Cabool : Being a Personal Narrative of a Journey to, and Residence in that City, in the Years 1836, 7 and 8

Alexander Burnes, Munshiram Manoharlal, 2001, Reprint. First Published in 1842, 398 p, ISBN : 9788121510264, $45.00 (Includes free airmail shipping)

Cabool : Being a Personal Narrative of a Journey to, and Residence in that City, in the Years 1836, 7 and 8/Alexander Burnes

Contents: 1. Objects of the Mission. 2. Hunting excursion with the Ameers. 3. Sukkur. 4. Battle between the Afghans and Sikhs. 5. Our critical position. 6. Cross the Attock. 7. Interview with dost Mahommed Khan. 8. Cabool. 9. The Siah-poosh Kaffirs. 10. Our occupations at Cabool. 11. Russian agent, lieutenant Vilkievitch. Appendices.

From the Preface: "Some time has now passed since the following pages were written. They contain my personal recollections of an interesting country through which I passed, and in which I resided whilst employed on a mission to Cabool, in the years 1836-7 and 1838. Subsequent events have not diminished, as it appears to me, the anxiety of the public for information regarding these regions: on the contrary, the great political events of which they have since become the arena have given importance to all that appertains to them. On political subjects, however, it is not, at present, my intention to enlarge. The time is yet distant when an accurate judgment can be passed on the line of policy which we have adopted; but the travellers through these countries will, in some degree, have paved the way for the political inquirer, if, in the mean while, they can pourtray something of the tone and spirit of the people among whom circumstances have now placed us. My esteemed friend, Lieutenant John Wood, of the Indian Navy, has already, in his valuable work, laid before the public the stirring incidents of his journey to the lofty regions of Pamere, which was undertaken while associated with myself on this Mission to Cabool. I had long and fondly hoped that the easier task of giving the minor details, which I have now imposed on myself, would have fallen to the share of Dr. P.B. Lord, a dear and much valued friend ; but his bright and short career has since abruptly terminated on the field of battle.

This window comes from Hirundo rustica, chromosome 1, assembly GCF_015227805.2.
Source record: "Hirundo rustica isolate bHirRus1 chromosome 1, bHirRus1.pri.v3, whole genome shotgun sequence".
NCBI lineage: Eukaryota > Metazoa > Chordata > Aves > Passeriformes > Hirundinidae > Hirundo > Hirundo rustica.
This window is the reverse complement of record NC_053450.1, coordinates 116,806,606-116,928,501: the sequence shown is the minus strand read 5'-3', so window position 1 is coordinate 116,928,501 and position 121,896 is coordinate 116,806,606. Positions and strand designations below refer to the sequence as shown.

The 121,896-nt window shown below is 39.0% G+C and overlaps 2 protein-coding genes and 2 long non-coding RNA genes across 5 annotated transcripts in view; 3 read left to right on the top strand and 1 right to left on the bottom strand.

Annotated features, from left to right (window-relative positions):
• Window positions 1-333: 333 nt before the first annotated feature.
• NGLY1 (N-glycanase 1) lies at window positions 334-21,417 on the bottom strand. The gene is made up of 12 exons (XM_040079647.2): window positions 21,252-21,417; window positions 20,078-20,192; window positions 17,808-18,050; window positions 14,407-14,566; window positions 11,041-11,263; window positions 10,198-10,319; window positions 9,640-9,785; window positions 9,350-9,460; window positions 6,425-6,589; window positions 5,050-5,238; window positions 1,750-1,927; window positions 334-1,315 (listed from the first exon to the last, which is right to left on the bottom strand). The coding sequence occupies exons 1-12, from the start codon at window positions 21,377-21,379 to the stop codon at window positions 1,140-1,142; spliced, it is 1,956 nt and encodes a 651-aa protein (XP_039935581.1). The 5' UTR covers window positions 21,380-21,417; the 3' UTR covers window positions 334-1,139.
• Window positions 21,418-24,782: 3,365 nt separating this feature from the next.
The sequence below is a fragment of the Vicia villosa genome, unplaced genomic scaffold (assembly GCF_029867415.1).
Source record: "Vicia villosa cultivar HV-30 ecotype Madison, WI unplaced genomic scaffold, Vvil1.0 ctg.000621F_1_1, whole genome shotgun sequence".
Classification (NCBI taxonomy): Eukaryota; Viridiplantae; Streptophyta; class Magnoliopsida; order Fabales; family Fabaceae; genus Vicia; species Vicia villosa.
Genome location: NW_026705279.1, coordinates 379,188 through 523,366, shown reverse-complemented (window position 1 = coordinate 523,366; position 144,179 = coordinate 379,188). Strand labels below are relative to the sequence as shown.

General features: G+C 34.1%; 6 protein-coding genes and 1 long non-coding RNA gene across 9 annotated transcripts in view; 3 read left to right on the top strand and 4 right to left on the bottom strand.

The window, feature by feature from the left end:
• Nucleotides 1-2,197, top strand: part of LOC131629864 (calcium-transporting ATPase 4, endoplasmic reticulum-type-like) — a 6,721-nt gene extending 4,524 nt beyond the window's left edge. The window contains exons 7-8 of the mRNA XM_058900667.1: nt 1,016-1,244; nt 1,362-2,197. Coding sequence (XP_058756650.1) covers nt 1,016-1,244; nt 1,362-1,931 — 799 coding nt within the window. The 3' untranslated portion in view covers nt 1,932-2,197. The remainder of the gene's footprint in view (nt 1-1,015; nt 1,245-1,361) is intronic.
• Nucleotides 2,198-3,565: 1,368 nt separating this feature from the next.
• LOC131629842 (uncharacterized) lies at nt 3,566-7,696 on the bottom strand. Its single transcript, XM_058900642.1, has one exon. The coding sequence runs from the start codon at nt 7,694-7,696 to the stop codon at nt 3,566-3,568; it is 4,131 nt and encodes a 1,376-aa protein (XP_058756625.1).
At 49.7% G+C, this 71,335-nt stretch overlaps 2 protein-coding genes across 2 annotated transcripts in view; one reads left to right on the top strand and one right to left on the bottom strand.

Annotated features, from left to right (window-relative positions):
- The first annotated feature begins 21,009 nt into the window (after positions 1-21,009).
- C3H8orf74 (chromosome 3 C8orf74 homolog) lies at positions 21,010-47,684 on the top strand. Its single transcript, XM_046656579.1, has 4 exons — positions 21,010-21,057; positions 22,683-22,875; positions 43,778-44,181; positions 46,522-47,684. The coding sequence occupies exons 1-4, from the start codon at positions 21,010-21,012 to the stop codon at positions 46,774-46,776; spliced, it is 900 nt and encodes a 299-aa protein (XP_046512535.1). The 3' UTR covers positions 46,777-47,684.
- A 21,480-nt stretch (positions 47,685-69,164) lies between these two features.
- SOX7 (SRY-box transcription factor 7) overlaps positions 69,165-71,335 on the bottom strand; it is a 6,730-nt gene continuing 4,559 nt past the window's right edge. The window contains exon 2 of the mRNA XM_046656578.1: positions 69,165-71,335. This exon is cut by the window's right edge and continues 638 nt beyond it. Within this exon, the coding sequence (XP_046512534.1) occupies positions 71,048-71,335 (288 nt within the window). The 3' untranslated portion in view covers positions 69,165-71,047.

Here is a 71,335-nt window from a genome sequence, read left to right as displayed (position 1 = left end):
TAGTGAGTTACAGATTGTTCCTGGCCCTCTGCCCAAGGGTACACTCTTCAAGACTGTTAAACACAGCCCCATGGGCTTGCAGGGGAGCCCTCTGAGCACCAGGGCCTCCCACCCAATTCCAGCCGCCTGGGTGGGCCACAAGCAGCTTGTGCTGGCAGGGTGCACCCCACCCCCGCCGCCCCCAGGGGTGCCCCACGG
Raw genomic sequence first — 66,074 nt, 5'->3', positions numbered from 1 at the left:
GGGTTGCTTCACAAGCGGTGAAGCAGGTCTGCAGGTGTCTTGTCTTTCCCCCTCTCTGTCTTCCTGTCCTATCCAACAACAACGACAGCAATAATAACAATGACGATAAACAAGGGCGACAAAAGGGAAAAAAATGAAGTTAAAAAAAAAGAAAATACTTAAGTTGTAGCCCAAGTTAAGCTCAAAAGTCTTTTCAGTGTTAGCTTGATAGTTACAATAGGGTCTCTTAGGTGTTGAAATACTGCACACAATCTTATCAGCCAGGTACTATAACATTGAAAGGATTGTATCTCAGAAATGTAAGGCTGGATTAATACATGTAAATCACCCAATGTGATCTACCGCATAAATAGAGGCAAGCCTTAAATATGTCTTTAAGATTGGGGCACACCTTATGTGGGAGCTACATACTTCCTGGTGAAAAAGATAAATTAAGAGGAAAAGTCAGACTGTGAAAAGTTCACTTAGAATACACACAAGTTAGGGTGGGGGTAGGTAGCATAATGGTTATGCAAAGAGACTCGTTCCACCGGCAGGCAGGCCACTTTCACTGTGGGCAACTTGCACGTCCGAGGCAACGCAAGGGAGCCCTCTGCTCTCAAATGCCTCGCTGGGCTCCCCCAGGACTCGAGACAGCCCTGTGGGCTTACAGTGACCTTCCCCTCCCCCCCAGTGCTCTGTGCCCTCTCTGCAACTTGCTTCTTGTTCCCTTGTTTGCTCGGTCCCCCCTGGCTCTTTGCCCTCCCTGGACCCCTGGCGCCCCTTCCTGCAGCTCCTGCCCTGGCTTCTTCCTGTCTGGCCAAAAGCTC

The reader must not expect of me a connected series of incidents. I have already carried him over part of the ground in my published travels ; and I hope he will now be content to accept the gleanings which subsequent opportunity and inquiry have enabled me to present to him."

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